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Choosing a Class Level
You’re ready to start your yoga practice. You’ve found a studio that feels right, clothing that will work, and the willingness to show up and practice. It’s time to choose a class and get started. Schedule in hand, you ponder. What is the difference between ‘beginner’ and ‘gentle’? Would a newcomer survive in a ‘vinyasa flow’ class? When will you be ready for the ‘mixed levels’ classes?
It’s important to understand that even the mildest forms of yoga can be challenging at the beginning of one’s practice, and indeed whenever the vicissitudes of life generate the need for gentle self-care. Don’t be put off by the ‘beginner’ label – at most studios, this generally means that there will be more specific instruction in each individual pose. At the same time, however, a ‘mixed level’ class isn’t necessarily conducted in complete silence. The teacher is there to guide you into and out of poses and vinyasas; if you let him or her know up front that you are new, he or she will likely put more effort into giving you the extra guidance you need. A good instructor has been trained to focus on the people in the class rather than the range of poses, and will modify the class based on the needs of those in the room.
If your studio offers a ‘Yoga 101’ workshop or the like, by all means make every effort to attend. This type of setting will break down individual poses slowly, and will give you basic knowledge into the do’s and don’ts of a yoga practice. It will likely move more slowly than even a ‘beginner’ class, and will provide an easier forum for asking questions. An introductory workshop is money well spent, and will make it more likely that you’ll still be practicing six months later.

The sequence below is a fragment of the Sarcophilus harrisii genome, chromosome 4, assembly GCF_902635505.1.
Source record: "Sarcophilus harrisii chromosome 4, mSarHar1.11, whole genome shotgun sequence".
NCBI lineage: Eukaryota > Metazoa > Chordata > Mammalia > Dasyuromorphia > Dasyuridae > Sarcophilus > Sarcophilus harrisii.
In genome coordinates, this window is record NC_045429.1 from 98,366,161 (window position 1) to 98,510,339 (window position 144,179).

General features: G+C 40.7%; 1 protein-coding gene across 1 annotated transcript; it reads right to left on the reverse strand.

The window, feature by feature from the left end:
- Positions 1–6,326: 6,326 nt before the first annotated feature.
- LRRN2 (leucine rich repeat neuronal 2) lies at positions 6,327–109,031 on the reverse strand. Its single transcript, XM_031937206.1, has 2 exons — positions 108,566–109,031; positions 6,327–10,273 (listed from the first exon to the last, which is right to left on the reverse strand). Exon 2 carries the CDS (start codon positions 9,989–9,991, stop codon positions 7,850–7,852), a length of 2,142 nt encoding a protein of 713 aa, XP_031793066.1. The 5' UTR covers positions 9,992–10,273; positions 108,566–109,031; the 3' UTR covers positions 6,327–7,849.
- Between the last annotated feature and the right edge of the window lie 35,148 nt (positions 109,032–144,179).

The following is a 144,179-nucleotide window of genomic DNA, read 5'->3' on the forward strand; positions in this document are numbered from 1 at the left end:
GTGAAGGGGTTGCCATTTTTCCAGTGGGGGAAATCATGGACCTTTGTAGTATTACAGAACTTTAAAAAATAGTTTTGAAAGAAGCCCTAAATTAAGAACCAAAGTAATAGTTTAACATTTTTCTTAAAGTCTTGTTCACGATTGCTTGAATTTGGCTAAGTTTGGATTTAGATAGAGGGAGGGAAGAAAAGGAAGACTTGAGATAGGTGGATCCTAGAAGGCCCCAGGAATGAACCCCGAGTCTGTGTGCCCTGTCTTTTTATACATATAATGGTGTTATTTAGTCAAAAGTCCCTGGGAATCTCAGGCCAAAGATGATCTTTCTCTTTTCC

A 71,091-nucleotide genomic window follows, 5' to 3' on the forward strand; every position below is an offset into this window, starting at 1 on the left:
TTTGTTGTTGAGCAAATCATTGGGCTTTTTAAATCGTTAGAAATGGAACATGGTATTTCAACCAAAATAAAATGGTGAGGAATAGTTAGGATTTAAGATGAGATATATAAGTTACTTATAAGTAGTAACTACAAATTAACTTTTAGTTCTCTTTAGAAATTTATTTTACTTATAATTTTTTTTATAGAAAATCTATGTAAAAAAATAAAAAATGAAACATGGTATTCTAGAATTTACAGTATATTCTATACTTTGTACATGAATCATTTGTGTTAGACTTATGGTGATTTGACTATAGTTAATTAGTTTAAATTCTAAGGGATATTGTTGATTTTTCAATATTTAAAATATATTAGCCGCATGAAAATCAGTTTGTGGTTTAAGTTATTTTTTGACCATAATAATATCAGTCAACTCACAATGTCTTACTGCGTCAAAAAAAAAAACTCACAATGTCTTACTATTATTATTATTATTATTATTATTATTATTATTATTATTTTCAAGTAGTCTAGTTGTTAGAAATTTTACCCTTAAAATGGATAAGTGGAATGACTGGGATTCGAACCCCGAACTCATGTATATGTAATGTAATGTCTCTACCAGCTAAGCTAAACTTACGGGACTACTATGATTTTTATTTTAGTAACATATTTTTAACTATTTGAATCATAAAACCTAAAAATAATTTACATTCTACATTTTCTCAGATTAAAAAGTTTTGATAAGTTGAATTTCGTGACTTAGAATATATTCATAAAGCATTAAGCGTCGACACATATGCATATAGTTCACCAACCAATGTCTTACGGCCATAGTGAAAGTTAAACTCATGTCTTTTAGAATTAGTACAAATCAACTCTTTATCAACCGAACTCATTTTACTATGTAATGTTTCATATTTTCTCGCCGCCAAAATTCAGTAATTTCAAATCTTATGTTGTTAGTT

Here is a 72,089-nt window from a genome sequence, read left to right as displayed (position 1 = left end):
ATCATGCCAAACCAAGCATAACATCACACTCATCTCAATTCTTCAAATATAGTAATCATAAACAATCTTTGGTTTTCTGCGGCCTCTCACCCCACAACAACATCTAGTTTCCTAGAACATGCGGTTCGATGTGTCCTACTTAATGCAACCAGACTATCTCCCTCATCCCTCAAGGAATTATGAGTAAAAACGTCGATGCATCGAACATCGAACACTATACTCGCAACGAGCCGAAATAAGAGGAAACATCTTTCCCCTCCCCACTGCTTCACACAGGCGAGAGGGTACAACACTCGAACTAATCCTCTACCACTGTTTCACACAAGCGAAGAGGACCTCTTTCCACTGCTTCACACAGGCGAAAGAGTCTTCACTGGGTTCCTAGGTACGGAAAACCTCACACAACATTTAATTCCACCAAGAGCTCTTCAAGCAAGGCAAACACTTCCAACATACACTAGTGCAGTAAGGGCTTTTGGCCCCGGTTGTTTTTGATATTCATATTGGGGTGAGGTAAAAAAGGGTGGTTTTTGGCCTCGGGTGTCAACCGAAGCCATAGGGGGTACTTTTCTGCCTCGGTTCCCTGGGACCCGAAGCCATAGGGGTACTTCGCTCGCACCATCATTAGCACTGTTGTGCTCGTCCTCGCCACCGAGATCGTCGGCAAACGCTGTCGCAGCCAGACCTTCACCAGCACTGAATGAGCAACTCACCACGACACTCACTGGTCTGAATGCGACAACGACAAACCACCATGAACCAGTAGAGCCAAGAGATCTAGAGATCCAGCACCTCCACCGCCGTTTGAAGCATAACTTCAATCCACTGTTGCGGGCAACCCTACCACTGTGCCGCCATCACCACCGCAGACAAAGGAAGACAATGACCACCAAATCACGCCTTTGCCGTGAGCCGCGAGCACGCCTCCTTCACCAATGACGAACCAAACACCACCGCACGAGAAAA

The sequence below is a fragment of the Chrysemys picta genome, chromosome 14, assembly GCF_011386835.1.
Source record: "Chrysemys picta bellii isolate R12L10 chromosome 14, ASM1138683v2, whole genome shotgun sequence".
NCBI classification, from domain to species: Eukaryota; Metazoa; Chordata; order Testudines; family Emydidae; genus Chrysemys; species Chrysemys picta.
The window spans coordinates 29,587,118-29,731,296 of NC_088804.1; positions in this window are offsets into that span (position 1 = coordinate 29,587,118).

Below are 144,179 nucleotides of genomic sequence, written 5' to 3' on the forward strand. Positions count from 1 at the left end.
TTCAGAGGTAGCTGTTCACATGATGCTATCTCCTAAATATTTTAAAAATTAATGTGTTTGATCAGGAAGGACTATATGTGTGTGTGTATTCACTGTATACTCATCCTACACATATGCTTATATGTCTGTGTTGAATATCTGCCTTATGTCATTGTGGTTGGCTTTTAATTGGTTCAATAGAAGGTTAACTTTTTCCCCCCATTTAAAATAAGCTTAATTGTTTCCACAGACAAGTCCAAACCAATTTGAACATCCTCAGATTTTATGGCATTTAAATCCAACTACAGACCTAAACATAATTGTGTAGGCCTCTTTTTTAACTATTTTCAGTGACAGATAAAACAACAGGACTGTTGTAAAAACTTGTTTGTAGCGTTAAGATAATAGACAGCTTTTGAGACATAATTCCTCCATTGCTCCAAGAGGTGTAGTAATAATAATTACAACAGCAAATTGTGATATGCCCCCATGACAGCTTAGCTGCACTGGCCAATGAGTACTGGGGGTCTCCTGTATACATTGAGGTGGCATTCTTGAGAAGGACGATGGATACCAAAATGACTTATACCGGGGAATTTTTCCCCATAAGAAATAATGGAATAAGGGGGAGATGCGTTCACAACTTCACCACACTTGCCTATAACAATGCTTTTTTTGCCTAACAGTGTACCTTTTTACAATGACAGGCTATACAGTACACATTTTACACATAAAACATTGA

Once you have the basics down, you’re going to want to focus on how athletic a class you desire. Anything labeled vinyasa will include movement between the poses that can give your practice some aerobic boost; at the same time, however, it’s possible to take a class that moves very slowly but focuses on intensely stretching and strengthening poses. A class labeled ‘gentle’ is going to move more slowly without pushing overly hard, and is a great choice for someone working with movement issues, living with a chronic ailment, or recovering from an injury. Conversely, a ‘Level 2’ or ‘Level 3’ class will be filled with long-time practitioners looking for a challenge, and will probably not be suitable for a beginner.
Once you know the basic postures well enough to find the shapes, you’ll probably want to check out a class labeled ‘mixed levels.’ This kind of a class will be filled with a variety of people, and will offer a range of options. You’ll probably be given options for rest and/or different levels of practice; for example, in a vinyasa class, you’ll be able to modify the movements between poses or skip them entirely if you need extra rest. You’ll see others who inspire you to try poses that seem intimidating, but you’ll also be in a position to work at a level that’s suitable for you.
If you have any doubts about your ability to complete a class, be sure to ask; you can email the studio before you show up or simply let the instructor know that you’re new. If you make your needs known, you’ll get guidance that will allow you to find a class that will work for you over an extended period of time. If you then feel like you’d like a challenge, ask again, or simply show up – but if you choose the latter option, be prepared to go into Child’s Pose or Down Dog if something’s over your head. And remember: being able to complete an ‘advanced’ class doesn’t necessarily mean it’s the right match for today’s needs. Listen to your body and soul: don’t be either afraid or compelled to move up a level until it feel right to you.
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